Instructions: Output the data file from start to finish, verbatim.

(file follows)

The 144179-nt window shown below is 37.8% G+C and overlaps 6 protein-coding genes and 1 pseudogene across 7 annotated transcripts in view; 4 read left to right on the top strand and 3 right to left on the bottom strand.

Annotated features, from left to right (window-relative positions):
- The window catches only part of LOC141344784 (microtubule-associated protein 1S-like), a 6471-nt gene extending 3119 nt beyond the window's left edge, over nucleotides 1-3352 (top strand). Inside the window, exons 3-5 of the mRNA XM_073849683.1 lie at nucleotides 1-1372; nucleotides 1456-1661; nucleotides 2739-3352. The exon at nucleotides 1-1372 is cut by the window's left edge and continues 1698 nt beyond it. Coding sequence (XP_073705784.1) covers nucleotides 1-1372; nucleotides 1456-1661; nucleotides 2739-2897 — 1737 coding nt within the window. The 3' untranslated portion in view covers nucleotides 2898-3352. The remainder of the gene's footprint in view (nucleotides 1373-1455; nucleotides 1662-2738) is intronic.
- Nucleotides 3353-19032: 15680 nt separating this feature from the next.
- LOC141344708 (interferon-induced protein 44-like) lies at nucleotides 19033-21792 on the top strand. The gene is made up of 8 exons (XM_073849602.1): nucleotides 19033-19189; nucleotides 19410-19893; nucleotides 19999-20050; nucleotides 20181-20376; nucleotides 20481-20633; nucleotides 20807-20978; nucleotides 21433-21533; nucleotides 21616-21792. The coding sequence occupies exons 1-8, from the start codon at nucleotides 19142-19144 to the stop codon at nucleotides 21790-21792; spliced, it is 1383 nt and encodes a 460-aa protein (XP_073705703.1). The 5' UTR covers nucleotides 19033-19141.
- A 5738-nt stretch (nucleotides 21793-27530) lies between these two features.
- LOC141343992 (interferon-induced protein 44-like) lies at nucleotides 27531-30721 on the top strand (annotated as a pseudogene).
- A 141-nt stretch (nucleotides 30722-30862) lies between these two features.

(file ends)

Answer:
The 144179-nt window shown below is 37.8% G+C and overlaps 6 protein-coding genes and 1 pseudogene across 7 annotated transcripts in view; 4 read left to right on the top strand and 3 right to left on the bottom strand.

Annotated features, from left to right (window-relative positions):
- The window catches only part of LOC141344784 (microtubule-associated protein 1S-like), a 6471-nt gene extending 3119 nt beyond the window's left edge, over nucleotides 1-3352 (top strand). Inside the window, exons 3-5 of the mRNA XM_073849683.1 lie at nucleotides 1-1372; nucleotides 1456-1661; nucleotides 2739-3352. The exon at nucleotides 1-1372 is cut by the window's left edge and continues 1698 nt beyond it. Coding sequence (XP_073705784.1) covers nucleotides 1-1372; nucleotides 1456-1661; nucleotides 2739-2897 — 1737 coding nt within the window. The 3' untranslated portion in view covers nucleotides 2898-3352. The remainder of the gene's footprint in view (nucleotides 1373-1455; nucleotides 1662-2738) is intronic.
- Nucleotides 3353-19032: 15680 nt separating this feature from the next.
- LOC141344708 (interferon-induced protein 44-like) lies at nucleotides 19033-21792 on the top strand. The gene is made up of 8 exons (XM_073849602.1): nucleotides 19033-19189; nucleotides 19410-19893; nucleotides 19999-20050; nucleotides 20181-20376; nucleotides 20481-20633; nucleotides 20807-20978; nucleotides 21433-21533; nucleotides 21616-21792. The coding sequence occupies exons 1-8, from the start codon at nucleotides 19142-19144 to the stop codon at nucleotides 21790-21792; spliced, it is 1383 nt and encodes a 460-aa protein (XP_073705703.1). The 5' UTR covers nucleotides 19033-19141.
- A 5738-nt stretch (nucleotides 21793-27530) lies between these two features.
- LOC141343992 (interferon-induced protein 44-like) lies at nucleotides 27531-30721 on the top strand (annotated as a pseudogene).
- A 141-nt stretch (nucleotides 30722-30862) lies between these two features.